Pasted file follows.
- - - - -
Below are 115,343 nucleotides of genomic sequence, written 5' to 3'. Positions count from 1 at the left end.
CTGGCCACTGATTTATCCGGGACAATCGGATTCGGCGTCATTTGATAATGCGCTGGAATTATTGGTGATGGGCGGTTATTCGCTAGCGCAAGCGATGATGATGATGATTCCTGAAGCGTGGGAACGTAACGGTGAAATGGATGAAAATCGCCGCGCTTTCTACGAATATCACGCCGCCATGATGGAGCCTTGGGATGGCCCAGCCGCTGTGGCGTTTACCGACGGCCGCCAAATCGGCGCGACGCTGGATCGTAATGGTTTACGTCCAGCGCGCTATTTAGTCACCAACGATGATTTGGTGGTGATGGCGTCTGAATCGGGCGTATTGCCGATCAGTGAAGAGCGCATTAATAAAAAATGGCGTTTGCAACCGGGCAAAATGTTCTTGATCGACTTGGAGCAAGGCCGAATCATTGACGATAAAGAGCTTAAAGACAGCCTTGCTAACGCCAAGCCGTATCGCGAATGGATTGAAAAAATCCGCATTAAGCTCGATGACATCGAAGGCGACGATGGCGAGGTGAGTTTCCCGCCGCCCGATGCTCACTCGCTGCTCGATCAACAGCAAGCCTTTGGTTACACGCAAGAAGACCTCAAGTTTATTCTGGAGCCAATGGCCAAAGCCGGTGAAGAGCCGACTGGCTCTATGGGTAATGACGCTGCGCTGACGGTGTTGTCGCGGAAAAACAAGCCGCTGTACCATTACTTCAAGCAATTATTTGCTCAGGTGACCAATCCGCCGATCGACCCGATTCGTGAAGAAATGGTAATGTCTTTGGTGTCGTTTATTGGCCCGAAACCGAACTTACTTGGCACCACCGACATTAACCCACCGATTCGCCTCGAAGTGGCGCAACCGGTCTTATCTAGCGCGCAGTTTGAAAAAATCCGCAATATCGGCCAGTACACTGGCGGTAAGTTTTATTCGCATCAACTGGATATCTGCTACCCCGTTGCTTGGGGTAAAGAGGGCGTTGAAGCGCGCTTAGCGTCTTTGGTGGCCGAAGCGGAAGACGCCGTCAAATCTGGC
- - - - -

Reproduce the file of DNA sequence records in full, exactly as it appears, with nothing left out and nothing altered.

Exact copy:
Below are 115,343 nucleotides of genomic sequence, written 5' to 3'. Positions count from 1 at the left end.
CTGGCCACTGATTTATCCGGGACAATCGGATTCGGCGTCATTTGATAATGCGCTGGAATTATTGGTGATGGGCGGTTATTCGCTAGCGCAAGCGATGATGATGATGATTCCTGAAGCGTGGGAACGTAACGGTGAAATGGATGAAAATCGCCGCGCTTTCTACGAATATCACGCCGCCATGATGGAGCCTTGGGATGGCCCAGCCGCTGTGGCGTTTACCGACGGCCGCCAAATCGGCGCGACGCTGGATCGTAATGGTTTACGTCCAGCGCGCTATTTAGTCACCAACGATGATTTGGTGGTGATGGCGTCTGAATCGGGCGTATTGCCGATCAGTGAAGAGCGCATTAATAAAAAATGGCGTTTGCAACCGGGCAAAATGTTCTTGATCGACTTGGAGCAAGGCCGAATCATTGACGATAAAGAGCTTAAAGACAGCCTTGCTAACGCCAAGCCGTATCGCGAATGGATTGAAAAAATCCGCATTAAGCTCGATGACATCGAAGGCGACGATGGCGAGGTGAGTTTCCCGCCGCCCGATGCTCACTCGCTGCTCGATCAACAGCAAGCCTTTGGTTACACGCAAGAAGACCTCAAGTTTATTCTGGAGCCAATGGCCAAAGCCGGTGAAGAGCCGACTGGCTCTATGGGTAATGACGCTGCGCTGACGGTGTTGTCGCGGAAAAACAAGCCGCTGTACCATTACTTCAAGCAATTATTTGCTCAGGTGACCAATCCGCCGATCGACCCGATTCGTGAAGAAATGGTAATGTCTTTGGTGTCGTTTATTGGCCCGAAACCGAACTTACTTGGCACCACCGACATTAACCCACCGATTCGCCTCGAAGTGGCGCAACCGGTCTTATCTAGCGCGCAGTTTGAAAAAATCCGCAATATCGGCCAGTACACTGGCGGTAAGTTTTATTCGCATCAACTGGATATCTGCTACCCCGTTGCTTGGGGTAAAGAGGGCGTTGAAGCGCGCTTAGCGTCTTTGGTGGCCGAAGCGGAAGACGCCGTCAAATCTGGC